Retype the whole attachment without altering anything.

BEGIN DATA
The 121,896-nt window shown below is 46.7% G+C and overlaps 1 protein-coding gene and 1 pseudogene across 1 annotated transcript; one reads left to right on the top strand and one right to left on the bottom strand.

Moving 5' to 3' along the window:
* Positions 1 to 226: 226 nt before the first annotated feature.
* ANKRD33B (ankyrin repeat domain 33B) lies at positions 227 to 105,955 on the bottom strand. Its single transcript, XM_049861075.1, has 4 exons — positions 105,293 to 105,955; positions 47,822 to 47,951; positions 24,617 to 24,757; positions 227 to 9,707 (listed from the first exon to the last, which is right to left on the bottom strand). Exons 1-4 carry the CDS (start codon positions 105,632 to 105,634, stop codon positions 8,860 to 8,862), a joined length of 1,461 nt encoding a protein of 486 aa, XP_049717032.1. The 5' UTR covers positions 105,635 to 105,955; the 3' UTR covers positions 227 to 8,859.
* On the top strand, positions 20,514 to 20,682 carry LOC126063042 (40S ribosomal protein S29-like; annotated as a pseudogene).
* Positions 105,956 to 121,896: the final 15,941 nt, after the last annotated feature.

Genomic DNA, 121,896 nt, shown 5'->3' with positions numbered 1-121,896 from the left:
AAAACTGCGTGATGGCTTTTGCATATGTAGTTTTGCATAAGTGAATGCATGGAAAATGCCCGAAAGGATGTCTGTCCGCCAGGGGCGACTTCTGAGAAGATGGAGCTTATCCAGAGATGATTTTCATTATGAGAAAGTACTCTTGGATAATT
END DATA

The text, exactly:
The 121,896-nt window shown below is 46.7% G+C and overlaps 1 protein-coding gene and 1 pseudogene across 1 annotated transcript; one reads left to right on the top strand and one right to left on the bottom strand.

Moving 5' to 3' along the window:
* Positions 1 to 226: 226 nt before the first annotated feature.
* ANKRD33B (ankyrin repeat domain 33B) lies at positions 227 to 105,955 on the bottom strand. Its single transcript, XM_049861075.1, has 4 exons — positions 105,293 to 105,955; positions 47,822 to 47,951; positions 24,617 to 24,757; positions 227 to 9,707 (listed from the first exon to the last, which is right to left on the bottom strand). Exons 1-4 carry the CDS (start codon positions 105,632 to 105,634, stop codon positions 8,860 to 8,862), a joined length of 1,461 nt encoding a protein of 486 aa, XP_049717032.1. The 5' UTR covers positions 105,635 to 105,955; the 3' UTR covers positions 227 to 8,859.
* On the top strand, positions 20,514 to 20,682 carry LOC126063042 (40S ribosomal protein S29-like; annotated as a pseudogene).
* Positions 105,956 to 121,896: the final 15,941 nt, after the last annotated feature.

Genomic DNA, 121,896 nt, shown 5'->3' with positions numbered 1-121,896 from the left:
AAAACTGCGTGATGGCTTTTGCATATGTAGTTTTGCATAAGTGAATGCATGGAAAATGCCCGAAAGGATGTCTGTCCGCCAGGGGCGACTTCTGAGAAGATGGAGCTTATCCAGAGATGATTTTCATTATGAGAAAGTACTCTTGGATAATT